Pig Stomach & Other Berks County Foodways


Vicky Heffner, Education Curator at the Berks History Center, has fond memories associated with pig stomach. In her family, it’s a tradition to make pig stomach every year on her father’s birthday. So today, like every January 16th, Vicky prepared this family favorite.

Vicky first learned to prepare this Pennsylvania German treat with her grandmother. The pig stomach is cleaned and soaked in salt water overnight. Then, she cubes potatoes and removes the casing from the sausage (always from Peters Brothers Meat Market in Lenhartsville), mixing both with salt, pepper, and parsley. She stuffs the pig stomach with the mixture and sews it shut with a special sewing needle, which belonged to her great-grandmother. The stuffed stomach is baked for about 3 hours at 350 degrees in a special roasting pan. As you can see from the photo, the roasting pan is well-worn because it is the same roasting pan her grandmother used to make pig stomach. A perfect pig stomach is one that does not break open while cooking. Once cooked, the pig stomach is sliced and served. Vicky says the dish tastes best with corn and coleslaw.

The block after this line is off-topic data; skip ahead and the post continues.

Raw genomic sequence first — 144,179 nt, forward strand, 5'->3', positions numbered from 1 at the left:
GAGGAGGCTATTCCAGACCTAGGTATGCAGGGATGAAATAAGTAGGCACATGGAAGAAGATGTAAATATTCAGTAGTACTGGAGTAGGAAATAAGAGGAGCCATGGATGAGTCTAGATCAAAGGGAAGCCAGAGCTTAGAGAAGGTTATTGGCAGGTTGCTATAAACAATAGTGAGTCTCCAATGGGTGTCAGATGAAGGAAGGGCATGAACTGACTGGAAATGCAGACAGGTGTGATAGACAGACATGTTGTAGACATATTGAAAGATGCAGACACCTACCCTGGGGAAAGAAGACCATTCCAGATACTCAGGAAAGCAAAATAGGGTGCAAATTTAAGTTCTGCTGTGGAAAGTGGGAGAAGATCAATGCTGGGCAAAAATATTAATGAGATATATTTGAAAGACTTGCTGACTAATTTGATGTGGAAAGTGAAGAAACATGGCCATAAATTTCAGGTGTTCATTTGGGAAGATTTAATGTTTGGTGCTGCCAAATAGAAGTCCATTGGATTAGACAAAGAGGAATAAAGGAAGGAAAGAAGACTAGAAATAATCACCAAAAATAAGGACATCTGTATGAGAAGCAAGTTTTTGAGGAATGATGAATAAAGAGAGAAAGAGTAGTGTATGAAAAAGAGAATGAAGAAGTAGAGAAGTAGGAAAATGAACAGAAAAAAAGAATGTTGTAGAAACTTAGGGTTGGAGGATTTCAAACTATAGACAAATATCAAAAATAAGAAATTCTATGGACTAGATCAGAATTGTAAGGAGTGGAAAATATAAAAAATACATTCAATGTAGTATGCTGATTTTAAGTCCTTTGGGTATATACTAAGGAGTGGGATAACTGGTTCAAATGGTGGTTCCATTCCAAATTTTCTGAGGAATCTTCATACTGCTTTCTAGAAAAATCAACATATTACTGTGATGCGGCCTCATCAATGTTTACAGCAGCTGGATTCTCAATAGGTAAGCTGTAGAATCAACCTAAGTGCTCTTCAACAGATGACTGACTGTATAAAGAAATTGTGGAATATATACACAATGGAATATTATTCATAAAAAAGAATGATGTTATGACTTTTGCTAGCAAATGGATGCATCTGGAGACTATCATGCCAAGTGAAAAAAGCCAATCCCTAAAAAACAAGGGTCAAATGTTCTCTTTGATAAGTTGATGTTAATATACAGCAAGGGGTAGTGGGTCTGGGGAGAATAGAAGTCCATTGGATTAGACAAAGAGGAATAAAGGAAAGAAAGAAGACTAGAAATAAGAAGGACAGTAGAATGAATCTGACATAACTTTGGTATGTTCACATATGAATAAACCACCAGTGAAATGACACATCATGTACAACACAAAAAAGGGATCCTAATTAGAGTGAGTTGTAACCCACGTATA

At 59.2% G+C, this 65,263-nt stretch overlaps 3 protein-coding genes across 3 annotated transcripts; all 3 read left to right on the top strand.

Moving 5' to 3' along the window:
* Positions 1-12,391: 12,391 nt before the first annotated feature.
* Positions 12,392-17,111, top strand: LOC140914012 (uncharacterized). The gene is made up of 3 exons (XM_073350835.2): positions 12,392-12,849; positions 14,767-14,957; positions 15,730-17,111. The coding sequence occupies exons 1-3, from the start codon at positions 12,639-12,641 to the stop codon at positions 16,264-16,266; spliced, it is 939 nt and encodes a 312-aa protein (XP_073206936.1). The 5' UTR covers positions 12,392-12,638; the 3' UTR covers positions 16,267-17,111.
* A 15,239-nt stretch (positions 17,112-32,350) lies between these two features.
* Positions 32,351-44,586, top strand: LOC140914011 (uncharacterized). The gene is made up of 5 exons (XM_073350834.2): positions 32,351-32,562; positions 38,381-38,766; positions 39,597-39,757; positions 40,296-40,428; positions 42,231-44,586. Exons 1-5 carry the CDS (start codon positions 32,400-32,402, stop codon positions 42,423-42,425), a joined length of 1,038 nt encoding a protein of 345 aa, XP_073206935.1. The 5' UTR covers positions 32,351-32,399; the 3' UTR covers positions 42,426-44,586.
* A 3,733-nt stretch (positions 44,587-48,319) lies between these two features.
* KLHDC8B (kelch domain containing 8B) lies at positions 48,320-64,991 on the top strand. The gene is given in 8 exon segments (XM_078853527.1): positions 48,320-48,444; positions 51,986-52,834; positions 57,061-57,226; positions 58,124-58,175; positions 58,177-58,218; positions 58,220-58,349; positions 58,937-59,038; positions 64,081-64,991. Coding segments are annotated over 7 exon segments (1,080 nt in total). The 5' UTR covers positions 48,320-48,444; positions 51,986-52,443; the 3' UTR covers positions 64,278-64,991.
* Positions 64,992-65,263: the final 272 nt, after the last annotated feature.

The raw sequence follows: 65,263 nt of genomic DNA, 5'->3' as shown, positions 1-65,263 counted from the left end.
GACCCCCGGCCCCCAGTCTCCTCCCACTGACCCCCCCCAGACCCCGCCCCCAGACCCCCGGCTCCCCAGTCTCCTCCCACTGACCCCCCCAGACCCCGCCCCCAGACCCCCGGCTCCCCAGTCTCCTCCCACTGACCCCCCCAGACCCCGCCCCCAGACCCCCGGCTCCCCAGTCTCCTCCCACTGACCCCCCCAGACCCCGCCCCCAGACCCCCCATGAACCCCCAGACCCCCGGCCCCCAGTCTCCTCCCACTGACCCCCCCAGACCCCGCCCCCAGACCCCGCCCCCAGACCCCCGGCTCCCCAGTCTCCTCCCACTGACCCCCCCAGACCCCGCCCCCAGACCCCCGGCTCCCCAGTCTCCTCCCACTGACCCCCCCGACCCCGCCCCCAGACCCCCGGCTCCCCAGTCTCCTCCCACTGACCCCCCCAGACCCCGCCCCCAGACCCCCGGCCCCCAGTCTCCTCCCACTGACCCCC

You can almost imagine as she prepares this traditional Pennsylvania German meal, with all the knowledge and materials passed down to her from the previous generation, Vicky’s grandmothers, standing right there beside her in the kitchen as she carefully stitches up the pig stomach with her special sewing needle and roasting pan. You can imagine them smiling as she serves this meal to her children and they taste the same comforting flavors that their great-great-grandparents once enjoyed. This is the power of foodways. Our stories, our family history, our heritage can all be told through the food we eat. Just one bite can connect us to our past.